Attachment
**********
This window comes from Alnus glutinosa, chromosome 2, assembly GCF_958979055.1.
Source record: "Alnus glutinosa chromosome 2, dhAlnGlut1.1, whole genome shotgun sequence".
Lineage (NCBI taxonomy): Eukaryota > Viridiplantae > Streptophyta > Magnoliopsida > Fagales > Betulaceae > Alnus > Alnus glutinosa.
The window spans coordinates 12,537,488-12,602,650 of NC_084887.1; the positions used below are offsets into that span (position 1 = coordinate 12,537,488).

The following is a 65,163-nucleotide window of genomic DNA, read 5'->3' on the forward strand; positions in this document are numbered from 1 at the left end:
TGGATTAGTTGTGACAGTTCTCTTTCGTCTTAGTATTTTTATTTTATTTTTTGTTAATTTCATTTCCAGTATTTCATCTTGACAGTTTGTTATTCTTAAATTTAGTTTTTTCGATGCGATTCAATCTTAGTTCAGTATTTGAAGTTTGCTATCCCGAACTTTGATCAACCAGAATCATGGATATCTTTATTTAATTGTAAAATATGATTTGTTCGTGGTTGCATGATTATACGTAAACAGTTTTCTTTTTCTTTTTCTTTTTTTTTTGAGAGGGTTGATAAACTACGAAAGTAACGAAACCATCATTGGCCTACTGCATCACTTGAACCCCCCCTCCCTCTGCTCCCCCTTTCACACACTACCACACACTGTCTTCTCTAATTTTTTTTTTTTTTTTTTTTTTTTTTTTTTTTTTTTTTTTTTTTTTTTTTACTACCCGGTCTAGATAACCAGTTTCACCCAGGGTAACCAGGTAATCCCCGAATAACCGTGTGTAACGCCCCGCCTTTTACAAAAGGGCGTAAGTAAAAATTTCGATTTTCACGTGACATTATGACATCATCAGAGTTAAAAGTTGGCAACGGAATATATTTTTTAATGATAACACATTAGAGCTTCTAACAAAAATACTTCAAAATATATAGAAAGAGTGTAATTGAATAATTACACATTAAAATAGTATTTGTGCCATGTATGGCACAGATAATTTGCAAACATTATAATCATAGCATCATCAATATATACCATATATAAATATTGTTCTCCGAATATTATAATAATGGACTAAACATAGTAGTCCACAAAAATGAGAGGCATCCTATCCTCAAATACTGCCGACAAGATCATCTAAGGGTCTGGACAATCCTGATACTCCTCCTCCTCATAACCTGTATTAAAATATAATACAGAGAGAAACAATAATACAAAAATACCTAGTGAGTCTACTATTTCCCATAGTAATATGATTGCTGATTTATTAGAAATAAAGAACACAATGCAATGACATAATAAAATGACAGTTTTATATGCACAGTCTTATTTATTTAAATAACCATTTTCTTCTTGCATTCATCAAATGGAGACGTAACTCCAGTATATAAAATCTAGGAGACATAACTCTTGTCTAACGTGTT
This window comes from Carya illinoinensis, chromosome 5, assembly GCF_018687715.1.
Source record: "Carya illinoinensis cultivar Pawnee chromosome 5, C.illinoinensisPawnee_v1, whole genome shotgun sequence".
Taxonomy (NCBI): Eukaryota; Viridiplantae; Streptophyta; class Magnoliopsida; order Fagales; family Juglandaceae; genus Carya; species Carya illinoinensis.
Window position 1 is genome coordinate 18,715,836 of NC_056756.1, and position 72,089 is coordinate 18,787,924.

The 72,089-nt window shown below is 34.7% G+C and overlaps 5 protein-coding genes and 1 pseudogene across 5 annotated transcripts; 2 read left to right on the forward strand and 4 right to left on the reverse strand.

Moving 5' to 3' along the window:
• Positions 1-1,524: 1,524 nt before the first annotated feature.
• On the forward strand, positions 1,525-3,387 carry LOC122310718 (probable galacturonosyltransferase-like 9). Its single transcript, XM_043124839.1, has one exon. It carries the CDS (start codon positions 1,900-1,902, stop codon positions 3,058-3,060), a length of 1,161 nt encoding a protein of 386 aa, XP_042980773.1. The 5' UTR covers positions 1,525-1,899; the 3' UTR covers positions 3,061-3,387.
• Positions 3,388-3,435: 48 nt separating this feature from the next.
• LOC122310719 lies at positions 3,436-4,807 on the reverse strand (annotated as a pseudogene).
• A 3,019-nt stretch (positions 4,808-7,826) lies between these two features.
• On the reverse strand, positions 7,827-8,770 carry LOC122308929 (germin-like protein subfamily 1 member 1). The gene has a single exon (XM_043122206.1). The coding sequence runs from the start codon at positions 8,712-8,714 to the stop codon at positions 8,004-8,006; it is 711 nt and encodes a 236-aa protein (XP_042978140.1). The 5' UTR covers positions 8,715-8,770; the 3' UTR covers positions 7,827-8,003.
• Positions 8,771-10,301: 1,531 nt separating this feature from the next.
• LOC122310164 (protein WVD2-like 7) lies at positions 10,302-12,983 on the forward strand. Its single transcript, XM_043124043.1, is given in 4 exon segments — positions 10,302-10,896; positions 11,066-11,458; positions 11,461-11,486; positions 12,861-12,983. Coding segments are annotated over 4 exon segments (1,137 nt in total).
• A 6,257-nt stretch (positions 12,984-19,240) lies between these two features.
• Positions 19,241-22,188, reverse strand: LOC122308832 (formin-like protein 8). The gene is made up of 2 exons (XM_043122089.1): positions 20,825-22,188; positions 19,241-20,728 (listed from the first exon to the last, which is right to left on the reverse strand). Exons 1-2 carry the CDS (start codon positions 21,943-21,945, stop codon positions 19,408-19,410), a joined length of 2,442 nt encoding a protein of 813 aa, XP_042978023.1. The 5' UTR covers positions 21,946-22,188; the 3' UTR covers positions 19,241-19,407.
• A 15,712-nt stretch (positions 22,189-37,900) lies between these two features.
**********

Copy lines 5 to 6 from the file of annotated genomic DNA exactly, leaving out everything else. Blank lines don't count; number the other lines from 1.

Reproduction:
The following is a 65,163-nucleotide window of genomic DNA, read 5'->3' on the forward strand; positions in this document are numbered from 1 at the left end:
TGGATTAGTTGTGACAGTTCTCTTTCGTCTTAGTATTTTTATTTTATTTTTTGTTAATTTCATTTCCAGTATTTCATCTTGACAGTTTGTTATTCTTAAATTTAGTTTTTTCGATGCGATTCAATCTTAGTTCAGTATTTGAAGTTTGCTATCCCGAACTTTGATCAACCAGAATCATGGATATCTTTATTTAATTGTAAAATATGATTTGTTCGTGGTTGCATGATTATACGTAAACAGTTTTCTTTTTCTTTTTCTTTTTTTTTTGAGAGGGTTGATAAACTACGAAAGTAACGAAACCATCATTGGCCTACTGCATCACTTGAACCCCCCCTCCCTCTGCTCCCCCTTTCACACACTACCACACACTGTCTTCTCTAATTTTTTTTTTTTTTTTTTTTTTTTTTTTTTTTTTTTTTTTTTTTTTTTTTACTACCCGGTCTAGATAACCAGTTTCACCCAGGGTAACCAGGTAATCCCCGAATAACCGTGTGTAACGCCCCGCCTTTTACAAAAGGGCGTAAGTAAAAATTTCGATTTTCACGTGACATTATGACATCATCAGAGTTAAAAGTTGGCAACGGAATATATTTTTTAATGATAACACATTAGAGCTTCTAACAAAAATACTTCAAAATATATAGAAAGAGTGTAATTGAATAATTACACATTAAAATAGTATTTGTGCCATGTATGGCACAGATAATTTGCAAACATTATAATCATAGCATCATCAATATATACCATATATAAATATTGTTCTCCGAATATTATAATAATGGACTAAACATAGTAGTCCACAAAAATGAGAGGCATCCTATCCTCAAATACTGCCGACAAGATCATCTAAGGGTCTGGACAATCCTGATACTCCTCCTCCTCATAACCTGTATTAAAATATAATACAGAGAGAAACAATAATACAAAAATACCTAGTGAGTCTACTATTTCCCATAGTAATATGATTGCTGATTTATTAGAAATAAAGAACACAATGCAATGACATAATAAAATGACAGTTTTATATGCACAGTCTTATTTATTTAAATAACCATTTTCTTCTTGCATTCATCAAATGGAGACGTAACTCCAGTATATAAAATCTAGGAGACATAACTCTTGTCTAACGTGTT